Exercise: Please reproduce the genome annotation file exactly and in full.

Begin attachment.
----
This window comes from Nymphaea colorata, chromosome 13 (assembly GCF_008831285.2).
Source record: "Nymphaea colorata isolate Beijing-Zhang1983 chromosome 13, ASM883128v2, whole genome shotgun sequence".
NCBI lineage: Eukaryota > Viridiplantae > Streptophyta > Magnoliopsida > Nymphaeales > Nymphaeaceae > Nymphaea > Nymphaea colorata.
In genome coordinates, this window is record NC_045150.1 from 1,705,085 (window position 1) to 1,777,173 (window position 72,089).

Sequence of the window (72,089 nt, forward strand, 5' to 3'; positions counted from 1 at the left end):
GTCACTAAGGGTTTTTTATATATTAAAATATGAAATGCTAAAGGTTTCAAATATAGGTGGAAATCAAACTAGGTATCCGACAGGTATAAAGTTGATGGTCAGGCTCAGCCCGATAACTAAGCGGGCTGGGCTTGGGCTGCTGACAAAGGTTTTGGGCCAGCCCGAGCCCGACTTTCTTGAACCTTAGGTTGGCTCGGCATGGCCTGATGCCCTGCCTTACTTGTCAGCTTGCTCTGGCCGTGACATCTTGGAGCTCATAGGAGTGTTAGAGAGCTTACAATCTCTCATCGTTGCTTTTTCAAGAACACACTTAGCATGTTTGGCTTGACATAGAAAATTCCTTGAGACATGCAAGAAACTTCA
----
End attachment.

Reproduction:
This window comes from Nymphaea colorata, chromosome 13 (assembly GCF_008831285.2).
Source record: "Nymphaea colorata isolate Beijing-Zhang1983 chromosome 13, ASM883128v2, whole genome shotgun sequence".
NCBI lineage: Eukaryota > Viridiplantae > Streptophyta > Magnoliopsida > Nymphaeales > Nymphaeaceae > Nymphaea > Nymphaea colorata.
In genome coordinates, this window is record NC_045150.1 from 1,705,085 (window position 1) to 1,777,173 (window position 72,089).

Sequence of the window (72,089 nt, forward strand, 5' to 3'; positions counted from 1 at the left end):
GTCACTAAGGGTTTTTTATATATTAAAATATGAAATGCTAAAGGTTTCAAATATAGGTGGAAATCAAACTAGGTATCCGACAGGTATAAAGTTGATGGTCAGGCTCAGCCCGATAACTAAGCGGGCTGGGCTTGGGCTGCTGACAAAGGTTTTGGGCCAGCCCGAGCCCGACTTTCTTGAACCTTAGGTTGGCTCGGCATGGCCTGATGCCCTGCCTTACTTGTCAGCTTGCTCTGGCCGTGACATCTTGGAGCTCATAGGAGTGTTAGAGAGCTTACAATCTCTCATCGTTGCTTTTTCAAGAACACACTTAGCATGTTTGGCTTGACATAGAAAATTCCTTGAGACATGCAAGAAACTTCA